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Book Chapter

Affinity of Drugs to the Different Renal Transporters for Organic Anions and Organic Cations


Ullrich,  Karl Julius
Emeritusgroup Physiology, Max Planck Institute of Biophysics, Max Planck Society;

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Ullrich, K. J. (2002). Affinity of Drugs to the Different Renal Transporters for Organic Anions and Organic Cations. In G. L. Amidon, & W. Sadée (Eds.), Pharmaceutical Biotechnology (pp. 159-179). Springer, Boston, MA: Kluwer Academic Publishers 2002.

Cite as: http://hdl.handle.net/21.11116/0000-0007-201B-7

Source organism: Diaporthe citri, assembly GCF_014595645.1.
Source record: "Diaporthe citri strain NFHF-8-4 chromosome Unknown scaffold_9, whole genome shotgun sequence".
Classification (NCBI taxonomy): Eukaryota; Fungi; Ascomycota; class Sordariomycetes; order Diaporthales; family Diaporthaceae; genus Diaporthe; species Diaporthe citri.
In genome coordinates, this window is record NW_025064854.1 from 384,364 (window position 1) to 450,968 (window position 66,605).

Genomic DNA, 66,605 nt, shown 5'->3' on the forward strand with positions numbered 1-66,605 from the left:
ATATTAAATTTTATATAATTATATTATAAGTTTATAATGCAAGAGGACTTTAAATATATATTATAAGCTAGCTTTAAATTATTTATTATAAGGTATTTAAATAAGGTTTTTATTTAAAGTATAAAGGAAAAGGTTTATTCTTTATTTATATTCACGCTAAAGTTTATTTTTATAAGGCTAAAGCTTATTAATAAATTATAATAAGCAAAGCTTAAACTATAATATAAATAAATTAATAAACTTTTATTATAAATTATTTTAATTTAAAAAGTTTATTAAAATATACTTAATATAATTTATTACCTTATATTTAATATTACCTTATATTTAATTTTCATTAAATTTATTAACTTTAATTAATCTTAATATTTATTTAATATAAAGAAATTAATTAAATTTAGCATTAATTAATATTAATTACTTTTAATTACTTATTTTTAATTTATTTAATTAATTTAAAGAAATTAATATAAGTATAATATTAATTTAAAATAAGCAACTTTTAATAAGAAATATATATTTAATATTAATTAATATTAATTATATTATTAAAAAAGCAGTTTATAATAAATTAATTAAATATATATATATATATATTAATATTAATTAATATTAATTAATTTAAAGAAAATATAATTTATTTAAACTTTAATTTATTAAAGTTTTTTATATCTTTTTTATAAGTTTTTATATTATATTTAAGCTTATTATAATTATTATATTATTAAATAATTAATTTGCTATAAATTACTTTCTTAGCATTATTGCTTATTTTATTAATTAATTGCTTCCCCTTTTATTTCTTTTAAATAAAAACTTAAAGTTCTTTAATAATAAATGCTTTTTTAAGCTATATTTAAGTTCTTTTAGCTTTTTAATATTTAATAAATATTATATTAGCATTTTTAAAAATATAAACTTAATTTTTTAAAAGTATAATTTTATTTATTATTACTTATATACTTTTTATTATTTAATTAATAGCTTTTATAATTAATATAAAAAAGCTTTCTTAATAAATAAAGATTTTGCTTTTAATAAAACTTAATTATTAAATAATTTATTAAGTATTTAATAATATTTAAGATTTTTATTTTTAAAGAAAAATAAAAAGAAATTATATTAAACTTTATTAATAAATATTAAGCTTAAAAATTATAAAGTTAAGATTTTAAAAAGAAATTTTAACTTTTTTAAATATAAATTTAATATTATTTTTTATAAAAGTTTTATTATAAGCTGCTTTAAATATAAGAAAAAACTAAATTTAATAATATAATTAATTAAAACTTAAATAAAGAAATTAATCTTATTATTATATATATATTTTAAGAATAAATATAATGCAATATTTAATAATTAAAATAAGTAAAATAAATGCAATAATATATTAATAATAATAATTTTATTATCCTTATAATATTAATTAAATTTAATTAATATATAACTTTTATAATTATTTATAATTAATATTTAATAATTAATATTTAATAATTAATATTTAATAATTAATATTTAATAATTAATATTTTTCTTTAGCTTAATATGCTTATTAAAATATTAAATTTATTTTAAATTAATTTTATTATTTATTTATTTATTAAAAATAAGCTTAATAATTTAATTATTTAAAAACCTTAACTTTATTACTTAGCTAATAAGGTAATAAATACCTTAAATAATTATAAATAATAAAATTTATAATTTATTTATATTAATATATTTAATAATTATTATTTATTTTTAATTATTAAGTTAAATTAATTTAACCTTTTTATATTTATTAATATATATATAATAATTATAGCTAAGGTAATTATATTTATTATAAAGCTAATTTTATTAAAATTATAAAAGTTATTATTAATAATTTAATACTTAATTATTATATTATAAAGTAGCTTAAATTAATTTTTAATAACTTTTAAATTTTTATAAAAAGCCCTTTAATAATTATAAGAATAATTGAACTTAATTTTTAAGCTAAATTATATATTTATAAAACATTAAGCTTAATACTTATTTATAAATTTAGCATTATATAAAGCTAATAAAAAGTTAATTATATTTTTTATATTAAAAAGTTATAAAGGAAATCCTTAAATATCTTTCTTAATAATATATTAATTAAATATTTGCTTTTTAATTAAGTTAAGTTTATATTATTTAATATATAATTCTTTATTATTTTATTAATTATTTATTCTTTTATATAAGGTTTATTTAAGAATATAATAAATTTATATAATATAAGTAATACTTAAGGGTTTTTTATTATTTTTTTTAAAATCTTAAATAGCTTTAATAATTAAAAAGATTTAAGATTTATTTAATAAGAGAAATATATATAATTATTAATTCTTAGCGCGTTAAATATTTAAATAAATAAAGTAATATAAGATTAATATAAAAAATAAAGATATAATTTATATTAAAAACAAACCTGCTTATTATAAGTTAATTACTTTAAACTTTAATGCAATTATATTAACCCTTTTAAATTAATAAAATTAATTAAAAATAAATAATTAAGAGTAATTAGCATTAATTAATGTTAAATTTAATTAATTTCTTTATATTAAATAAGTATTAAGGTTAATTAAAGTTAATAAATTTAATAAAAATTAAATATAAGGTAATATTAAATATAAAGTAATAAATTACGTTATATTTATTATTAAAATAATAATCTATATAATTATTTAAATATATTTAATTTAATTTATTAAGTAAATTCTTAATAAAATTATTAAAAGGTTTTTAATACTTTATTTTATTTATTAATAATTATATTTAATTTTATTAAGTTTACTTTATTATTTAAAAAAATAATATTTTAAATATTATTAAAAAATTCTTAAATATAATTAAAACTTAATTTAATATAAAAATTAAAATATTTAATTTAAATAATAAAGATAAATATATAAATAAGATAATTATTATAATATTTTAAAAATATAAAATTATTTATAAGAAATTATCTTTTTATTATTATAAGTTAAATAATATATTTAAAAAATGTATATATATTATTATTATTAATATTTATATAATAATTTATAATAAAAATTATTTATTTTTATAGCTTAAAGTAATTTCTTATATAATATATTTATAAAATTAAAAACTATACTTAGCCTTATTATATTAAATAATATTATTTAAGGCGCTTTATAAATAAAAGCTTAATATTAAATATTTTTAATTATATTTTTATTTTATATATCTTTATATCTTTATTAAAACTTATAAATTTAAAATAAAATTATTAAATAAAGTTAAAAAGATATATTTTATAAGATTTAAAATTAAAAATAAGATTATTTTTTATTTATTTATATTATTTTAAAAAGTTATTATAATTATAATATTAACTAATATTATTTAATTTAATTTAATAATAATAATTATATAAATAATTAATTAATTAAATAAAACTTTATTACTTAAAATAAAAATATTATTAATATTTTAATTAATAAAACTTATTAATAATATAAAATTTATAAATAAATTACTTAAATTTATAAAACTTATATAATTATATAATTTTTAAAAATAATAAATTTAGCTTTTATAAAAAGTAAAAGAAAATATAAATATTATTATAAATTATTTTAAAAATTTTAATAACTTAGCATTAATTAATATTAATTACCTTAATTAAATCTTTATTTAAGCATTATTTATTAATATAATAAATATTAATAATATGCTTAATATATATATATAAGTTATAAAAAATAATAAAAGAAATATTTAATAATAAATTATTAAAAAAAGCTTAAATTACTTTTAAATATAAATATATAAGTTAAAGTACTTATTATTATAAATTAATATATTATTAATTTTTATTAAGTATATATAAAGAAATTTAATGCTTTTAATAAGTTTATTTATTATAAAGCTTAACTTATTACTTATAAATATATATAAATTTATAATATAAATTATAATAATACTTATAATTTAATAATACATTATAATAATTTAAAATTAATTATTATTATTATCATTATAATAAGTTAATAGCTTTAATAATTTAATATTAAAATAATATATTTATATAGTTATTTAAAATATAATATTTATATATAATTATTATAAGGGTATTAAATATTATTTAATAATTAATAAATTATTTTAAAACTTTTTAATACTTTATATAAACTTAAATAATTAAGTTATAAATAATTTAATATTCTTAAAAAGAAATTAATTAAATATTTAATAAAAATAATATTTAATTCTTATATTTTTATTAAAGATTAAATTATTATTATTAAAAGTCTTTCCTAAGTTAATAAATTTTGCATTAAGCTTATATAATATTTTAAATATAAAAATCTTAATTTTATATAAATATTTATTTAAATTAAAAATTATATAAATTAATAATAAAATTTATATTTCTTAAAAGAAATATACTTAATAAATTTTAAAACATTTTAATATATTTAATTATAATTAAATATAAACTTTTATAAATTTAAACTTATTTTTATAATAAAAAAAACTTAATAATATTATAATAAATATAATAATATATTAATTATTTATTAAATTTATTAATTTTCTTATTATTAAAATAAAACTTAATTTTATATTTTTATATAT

Drugs are taken up into the body by different routes and are excreted by the kidney or by the liver, either directly or after metabolic transformation. Discriminating between renal and extrarenal clearance of drugs and their metabolites is fruitful, and tables containing quantitative clearance data are of value (Dettli, 1996). In the past two decades, renal drug excretion has been studied mainly on two levels: (1) via transporters for organic anions and for organic cations, and (2) localization of the transport processes at the contraluminal or luminal cell side of the proximal tubule. These results were achieved by kinetic transport studies using either the tubule in situ (Ullrich and Rumrich, 1990) or membrane vesicles from either side of the cell (Kinne-Saffran and Kinne, 1990). Our present knowledge of the respective transport mechanisms has been aided by the cloning and functional expression of the main transporters (Gründemann et al., 1994; Sekine et al., 1997; Wolff et al., 1997; Sweet et al., 1997; Zhang et al., 1997a) and by the evaluation of their substrate specificity. These topics are discussed in the proceedings of a recent symposium (Fleck et al., 1998) and by Chapters 15 and 16 in this book. One is often faced with the question of whether a drug interacts with a certain transporter and what transport interactions with other drugs have to be expected. Fortunately, a large body of data is available to answer this question. A list of Ki values of drugs can be established, and the reciprocal of these Ki values can be considered as a reliable measure for the relative affinities of drugs for the respective transporters under in situ conditions. The data presented in this chapter were obtained on the rat proximal tubule in situ with the same micropuncture technique for the luminal as for the contraluminal cell side, so that all data can be compared quantitatively. For these transport studies appropriate test substances were chosen and the transporters named according to these test substances: para-aminohippurate (PAH), sulfate, and succinate as representative anions; N¹-methyl-nicotinamide (NMeN+), tetraethylammonium (TEA+), methyl-phenyl-pyridinium (MPP+), and choline+ as representative cations.